It is believed that El Salvador Tower may have been built during the first quarter of the XIVth century based on the judges' account in the writings known as the Libro Verde de Teruel.
Its more elaborate decoration and details, together with a more evolved structure than that of San Martín Tower, which it imitates, leads us to regard it as the more recent of the two (that is to say, after 1315-1316).
High rising amid the Calle de El Salvador's neighbouring buildings, the tower is positioned connected to the baroque church of El Salvador, whose early structure fell apart in 1677. Within the city walls, El Salvador was placed just a few meters from the Portal of Guadalaviar.
As the towers are church towers, there is no doubt that their primary function is that of a bell tower. Summoning the congregation to liturgical celebrations by means of the bells has often been linked to the more worldly aim of being used as a clock. Both functions have frequently been mixed when various services were to take place at fixed times.
The ringing of bells would draw everybody's attention to all sorts of public events, from the celebration of joyful happenings to funerals, fires or emergency alarms. The towers, in short, have always been related to everyday life.
From time to time, the towers also became watchtowers which would allow the city to be on the look-out for danger or keep watch for an important person or retinue to arrive.
The dominant character of the city upon the valley of Turia River and the hollow ravines around the city is emphasised by the height of the towers, which in previous times would not be put at bay by tall buildings. Let us think that until the 19th century city buildings rarely reached the third storey.
Therefore, the towers would stand out neatly and the view from the top would not be interfered with and they would enable surveillance to a remarkable distance.
In this respect, it should be mentioned that the three highest towers, the last to be built, i.e., San Martín, El Salvador and the late ''Fermosa'' (beautiful) tower, were each placed next to a gate (Daroca, Andaquilla, Guadalaviar and Valencia, respectively), and so would serve the purpose of controlling access into the city.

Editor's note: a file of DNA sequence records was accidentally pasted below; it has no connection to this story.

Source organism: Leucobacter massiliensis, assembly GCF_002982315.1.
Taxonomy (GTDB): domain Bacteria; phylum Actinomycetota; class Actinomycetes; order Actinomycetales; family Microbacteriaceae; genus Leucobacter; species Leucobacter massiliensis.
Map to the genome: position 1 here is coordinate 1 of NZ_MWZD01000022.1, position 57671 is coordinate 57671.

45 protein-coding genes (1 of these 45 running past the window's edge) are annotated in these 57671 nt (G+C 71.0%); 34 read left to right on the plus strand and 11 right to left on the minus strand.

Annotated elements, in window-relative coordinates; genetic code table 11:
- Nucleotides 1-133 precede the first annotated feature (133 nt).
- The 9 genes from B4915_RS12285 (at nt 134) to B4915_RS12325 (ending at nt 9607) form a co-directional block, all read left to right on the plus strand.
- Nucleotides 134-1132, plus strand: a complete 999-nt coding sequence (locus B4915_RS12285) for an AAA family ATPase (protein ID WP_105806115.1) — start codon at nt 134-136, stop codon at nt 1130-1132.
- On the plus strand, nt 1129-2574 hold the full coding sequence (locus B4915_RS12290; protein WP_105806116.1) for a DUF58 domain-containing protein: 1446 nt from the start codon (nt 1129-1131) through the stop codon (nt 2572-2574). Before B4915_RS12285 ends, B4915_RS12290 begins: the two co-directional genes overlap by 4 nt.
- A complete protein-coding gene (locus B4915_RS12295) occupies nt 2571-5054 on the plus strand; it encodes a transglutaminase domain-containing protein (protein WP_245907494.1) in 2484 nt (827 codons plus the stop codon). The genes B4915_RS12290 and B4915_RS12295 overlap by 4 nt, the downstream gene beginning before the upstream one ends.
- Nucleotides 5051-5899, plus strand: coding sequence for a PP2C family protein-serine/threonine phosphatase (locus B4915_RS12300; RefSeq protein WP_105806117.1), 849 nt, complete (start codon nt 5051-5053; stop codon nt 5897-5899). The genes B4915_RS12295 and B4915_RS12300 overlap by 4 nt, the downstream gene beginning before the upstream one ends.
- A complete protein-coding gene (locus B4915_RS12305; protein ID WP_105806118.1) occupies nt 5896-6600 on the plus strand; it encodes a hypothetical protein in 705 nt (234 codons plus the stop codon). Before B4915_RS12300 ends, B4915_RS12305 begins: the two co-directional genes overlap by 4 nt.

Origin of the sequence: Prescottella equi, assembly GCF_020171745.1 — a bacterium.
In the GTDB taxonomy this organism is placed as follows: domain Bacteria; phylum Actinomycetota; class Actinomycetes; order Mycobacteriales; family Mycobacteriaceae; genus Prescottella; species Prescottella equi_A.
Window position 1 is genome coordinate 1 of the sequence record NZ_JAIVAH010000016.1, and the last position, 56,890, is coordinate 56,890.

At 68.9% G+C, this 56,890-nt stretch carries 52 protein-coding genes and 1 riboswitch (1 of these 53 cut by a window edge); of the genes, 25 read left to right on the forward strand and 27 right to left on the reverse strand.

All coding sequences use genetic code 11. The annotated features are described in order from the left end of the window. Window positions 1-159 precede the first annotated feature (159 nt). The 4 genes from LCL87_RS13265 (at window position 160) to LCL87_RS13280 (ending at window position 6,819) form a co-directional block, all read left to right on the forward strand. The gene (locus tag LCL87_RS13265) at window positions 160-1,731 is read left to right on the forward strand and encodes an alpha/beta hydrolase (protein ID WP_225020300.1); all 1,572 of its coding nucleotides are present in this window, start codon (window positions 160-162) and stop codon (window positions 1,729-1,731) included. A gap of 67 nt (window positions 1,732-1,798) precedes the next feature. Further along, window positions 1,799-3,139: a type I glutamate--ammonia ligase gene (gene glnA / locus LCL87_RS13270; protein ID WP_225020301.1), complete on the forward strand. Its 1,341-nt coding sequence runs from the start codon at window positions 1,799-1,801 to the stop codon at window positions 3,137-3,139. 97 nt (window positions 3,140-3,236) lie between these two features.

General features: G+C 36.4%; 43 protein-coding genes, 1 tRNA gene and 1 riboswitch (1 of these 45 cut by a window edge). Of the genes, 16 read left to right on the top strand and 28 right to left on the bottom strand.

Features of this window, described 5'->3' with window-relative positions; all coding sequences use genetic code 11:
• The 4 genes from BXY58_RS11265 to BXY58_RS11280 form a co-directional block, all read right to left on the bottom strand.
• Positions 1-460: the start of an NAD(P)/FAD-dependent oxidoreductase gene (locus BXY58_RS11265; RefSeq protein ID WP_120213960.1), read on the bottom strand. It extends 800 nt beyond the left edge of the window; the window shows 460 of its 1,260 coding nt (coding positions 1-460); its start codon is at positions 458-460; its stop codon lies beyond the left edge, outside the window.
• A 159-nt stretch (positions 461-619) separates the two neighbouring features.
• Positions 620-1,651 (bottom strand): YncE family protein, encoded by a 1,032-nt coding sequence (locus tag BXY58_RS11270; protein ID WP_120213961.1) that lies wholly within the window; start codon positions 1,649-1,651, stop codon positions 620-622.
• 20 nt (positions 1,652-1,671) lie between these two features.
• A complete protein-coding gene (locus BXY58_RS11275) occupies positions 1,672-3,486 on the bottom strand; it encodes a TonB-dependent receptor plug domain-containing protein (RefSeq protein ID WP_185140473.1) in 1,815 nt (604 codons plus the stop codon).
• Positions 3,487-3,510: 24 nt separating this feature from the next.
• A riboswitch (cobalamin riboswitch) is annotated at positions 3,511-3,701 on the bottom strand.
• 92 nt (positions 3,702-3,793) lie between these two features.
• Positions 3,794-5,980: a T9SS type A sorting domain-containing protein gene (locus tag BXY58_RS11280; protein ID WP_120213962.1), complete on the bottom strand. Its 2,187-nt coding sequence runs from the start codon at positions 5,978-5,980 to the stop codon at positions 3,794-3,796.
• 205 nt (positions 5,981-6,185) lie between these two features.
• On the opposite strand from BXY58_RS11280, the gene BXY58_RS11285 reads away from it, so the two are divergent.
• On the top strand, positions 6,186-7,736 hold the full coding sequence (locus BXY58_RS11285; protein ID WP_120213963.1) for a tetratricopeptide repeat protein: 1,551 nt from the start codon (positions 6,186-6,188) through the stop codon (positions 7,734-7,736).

The two older towers, Santa María de Mediavilla and San Pedro, though not as high, are more centrally located on higher ground and stood as watchtowers from the beginning. Later, they would permit surveillance to the gate of Zaragoza. Both functions as watchtower and clock were ruled by the Fuero, the old code of laws, which specified and determined the ringing of bells from parish church towers were it for vespers or any other use.
The best defining feature of the original four (or five) towers in Teruel, apart from the use of glazed ceramic, is the fact that streets go through their bases. Such a procedure, truly original and hardly paralleled, above all in Spain, seems to be the result of a few factors which range from the lack of land to build as well as social and construction patterns.
In short, the pattern does not exist outside of Teruel, so the originality of the architectural solution is confined to the limits of this city.
It is clear that the gentleness and ornamental profusion of these towers are not to be accounted for only by the need to hold the bells that will call to prayer. Teruel's towers, like so many others, stem from the congregation and city's longing to appear as a unique entity. A certain sense of rivalry and will to excel aroused by popular legends is present in the evolution towards higher, gentler and more profusely decorated structures, a clear instance of an attempt to dwarf any previous building.